EU 2030 climate package: a reason for complaint?
The EU policy framework for climate and energy for 2020 to 2030 revealed at the end of January has soon become the subject of heated debate. A recent contribution to the debate about the proposal was a public discussion organised in Brussels in the second week of February by The Centre - Edelman Brussels’ forum. The climate package was there assessed by the think tank Climate Strategies and the Institute for Sustainable Development and International Relations. Analyses followed by an exchange with the representative of the European Commission’s DG Climate, highlighted various aspects of the proposal, its positive elements, as well as deficiencies and challenges.
In its overall assessment the package has been valued as ‘a positive step in difficult times.’ From its content the particular attention deserves, according to the presented analyses: acknowledgment of differences among EU Member States, the fact that it is a ‘finely balanced package’, as well as the package being ‘an innovative bridge between top down and bottom up approach.’
Underlining the diversity among the Member States and already existing efforts to address climate change at least in some of EU key Member States, the role of the EU package has been seen in demonstrating support for existing national transformation strategies and maintaining the EU as the global leader in the fight against climate change. At the same time it was stated that there are still large differences between the Member States in regard to their efforts, their respective climate and energy policies, and the amount of investments which the transition to a low carbon economy will require from each Member State.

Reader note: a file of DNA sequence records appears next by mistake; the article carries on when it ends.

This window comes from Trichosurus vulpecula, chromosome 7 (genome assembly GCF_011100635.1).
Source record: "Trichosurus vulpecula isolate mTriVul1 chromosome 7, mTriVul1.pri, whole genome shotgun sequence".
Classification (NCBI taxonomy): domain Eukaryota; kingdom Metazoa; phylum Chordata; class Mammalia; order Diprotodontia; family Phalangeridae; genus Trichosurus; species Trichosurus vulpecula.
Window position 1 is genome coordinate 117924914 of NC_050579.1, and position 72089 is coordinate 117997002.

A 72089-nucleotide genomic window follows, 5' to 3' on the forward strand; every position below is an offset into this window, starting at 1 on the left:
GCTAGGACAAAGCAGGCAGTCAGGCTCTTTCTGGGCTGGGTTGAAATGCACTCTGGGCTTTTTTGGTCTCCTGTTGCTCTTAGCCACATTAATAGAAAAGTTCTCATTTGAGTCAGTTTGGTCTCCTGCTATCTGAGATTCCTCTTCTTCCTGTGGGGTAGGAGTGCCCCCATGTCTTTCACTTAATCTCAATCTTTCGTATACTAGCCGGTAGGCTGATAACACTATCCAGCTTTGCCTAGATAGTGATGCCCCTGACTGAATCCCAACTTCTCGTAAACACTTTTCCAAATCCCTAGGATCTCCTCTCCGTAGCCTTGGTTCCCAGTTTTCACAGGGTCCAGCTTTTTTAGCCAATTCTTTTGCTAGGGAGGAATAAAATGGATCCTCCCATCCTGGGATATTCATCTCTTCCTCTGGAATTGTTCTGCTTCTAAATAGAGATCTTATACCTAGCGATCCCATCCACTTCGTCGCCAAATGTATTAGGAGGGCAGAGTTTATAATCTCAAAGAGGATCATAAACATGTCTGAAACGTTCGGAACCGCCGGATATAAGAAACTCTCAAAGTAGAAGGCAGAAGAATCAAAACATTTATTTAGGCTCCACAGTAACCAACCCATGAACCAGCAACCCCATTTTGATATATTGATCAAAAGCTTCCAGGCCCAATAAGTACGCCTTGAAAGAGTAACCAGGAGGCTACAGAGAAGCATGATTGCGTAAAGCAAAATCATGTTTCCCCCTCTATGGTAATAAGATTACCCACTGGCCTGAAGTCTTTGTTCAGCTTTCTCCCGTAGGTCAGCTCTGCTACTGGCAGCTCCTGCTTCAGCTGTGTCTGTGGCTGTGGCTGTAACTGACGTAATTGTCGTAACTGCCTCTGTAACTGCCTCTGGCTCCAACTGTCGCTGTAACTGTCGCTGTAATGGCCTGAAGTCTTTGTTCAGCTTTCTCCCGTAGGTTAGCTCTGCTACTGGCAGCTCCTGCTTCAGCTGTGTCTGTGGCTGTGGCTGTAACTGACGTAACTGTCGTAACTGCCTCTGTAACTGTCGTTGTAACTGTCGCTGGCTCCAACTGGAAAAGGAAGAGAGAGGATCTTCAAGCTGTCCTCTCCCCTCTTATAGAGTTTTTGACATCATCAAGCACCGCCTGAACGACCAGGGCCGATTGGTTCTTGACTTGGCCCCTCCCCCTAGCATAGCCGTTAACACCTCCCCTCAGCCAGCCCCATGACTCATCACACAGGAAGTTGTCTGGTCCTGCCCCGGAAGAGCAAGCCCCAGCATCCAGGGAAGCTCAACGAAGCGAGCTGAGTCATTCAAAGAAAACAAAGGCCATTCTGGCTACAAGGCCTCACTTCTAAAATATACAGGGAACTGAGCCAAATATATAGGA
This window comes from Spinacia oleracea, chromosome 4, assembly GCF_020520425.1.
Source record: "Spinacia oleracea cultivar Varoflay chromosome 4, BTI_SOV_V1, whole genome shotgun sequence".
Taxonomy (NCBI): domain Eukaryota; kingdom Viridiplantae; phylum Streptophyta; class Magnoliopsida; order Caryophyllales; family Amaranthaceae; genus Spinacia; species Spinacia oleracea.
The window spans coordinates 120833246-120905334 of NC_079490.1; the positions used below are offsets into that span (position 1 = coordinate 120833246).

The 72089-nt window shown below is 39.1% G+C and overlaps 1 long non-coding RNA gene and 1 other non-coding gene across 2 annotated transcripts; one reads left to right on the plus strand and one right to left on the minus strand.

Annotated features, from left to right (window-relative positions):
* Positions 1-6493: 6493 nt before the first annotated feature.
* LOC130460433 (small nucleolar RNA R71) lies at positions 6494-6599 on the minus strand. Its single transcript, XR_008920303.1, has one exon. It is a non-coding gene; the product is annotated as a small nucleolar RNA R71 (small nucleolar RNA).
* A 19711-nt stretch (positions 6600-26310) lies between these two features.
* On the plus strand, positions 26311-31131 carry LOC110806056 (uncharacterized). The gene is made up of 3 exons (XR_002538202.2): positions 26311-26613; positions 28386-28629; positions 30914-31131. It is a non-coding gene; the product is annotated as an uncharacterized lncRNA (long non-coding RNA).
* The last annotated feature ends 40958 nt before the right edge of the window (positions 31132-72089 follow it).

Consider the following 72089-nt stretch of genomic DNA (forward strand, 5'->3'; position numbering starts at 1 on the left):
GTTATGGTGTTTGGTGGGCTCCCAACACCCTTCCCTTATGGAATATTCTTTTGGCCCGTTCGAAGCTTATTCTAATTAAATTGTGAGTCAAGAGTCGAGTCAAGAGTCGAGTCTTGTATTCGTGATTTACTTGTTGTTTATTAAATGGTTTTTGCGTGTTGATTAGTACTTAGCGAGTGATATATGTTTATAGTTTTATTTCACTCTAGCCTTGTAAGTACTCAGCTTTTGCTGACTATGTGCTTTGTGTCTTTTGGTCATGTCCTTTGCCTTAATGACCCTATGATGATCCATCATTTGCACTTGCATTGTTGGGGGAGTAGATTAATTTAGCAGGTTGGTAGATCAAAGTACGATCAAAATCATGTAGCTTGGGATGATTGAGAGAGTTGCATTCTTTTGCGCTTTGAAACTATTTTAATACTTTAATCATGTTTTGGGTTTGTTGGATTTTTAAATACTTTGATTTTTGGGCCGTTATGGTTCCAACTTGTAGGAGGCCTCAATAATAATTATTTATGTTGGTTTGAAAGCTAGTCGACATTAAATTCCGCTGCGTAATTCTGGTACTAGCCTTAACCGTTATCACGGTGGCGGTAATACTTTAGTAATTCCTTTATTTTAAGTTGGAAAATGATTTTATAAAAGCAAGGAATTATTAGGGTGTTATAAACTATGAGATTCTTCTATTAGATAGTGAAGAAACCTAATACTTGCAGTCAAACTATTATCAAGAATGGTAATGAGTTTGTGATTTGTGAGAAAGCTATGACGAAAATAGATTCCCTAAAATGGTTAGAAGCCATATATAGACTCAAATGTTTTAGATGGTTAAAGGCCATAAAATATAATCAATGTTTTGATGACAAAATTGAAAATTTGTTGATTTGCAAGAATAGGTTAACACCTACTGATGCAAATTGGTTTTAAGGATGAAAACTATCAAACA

As one of the substantial challenges for the EU was identified fact that the transition to low carbon economy will engender much higher costs for poorer EU Member States than for more developed and richer ones. Effort sharing mechanisms therefore need to be a substantial element of the EU proposal requiring much more clarification than available at the moment. Concerns about costs of energy and threats to energy poverty in some of parts of the EU, as well as the question of compensation of transition costs for poor households must not be underestimated.
It was interesting to observe how much attention in the debate was given to the issue of solidarity, which constitutes an important component of the document. From the faith based perspective it is worth to note that emphasis was put on the discernment, formulated by one of the participants of the discussion, that ‘solidarity should not be based only on GDP criteria.’
As expected, the discussion also raised the topic which for many civil society stakeholders is the most substantial challenge associated with the package: Is the package ambitious enough? The answer provided by the seminar was not as straightforward as one would expect. On the one hand it was re-iterated by several actors that the package lacks ambition in some of its key proposals especially in the fields of energy use and energy efficiency.
The ‘package is weak,’ in particular in some of its elements, has been echoed at the meeting by several voices, however in current circumstances ‘presents probably the only possibility of what can be discussed, without killing the debate before its start.’
The discussion indicated a slight, nevertheless already noticeable shift of the focus in the public debate: away from placing the level of ambition of the presented targets at the centre of attention to questions of impact assessment, various aspects of climate governance, effort sharing mechanisms and avoidance of energy poverty.
The discussion offered helpful insights into the complex topic of climate policies and showed the complexity of climate and energy issues, which will have to be addressed.
The package is going to be discussed at the European Council meeting in March.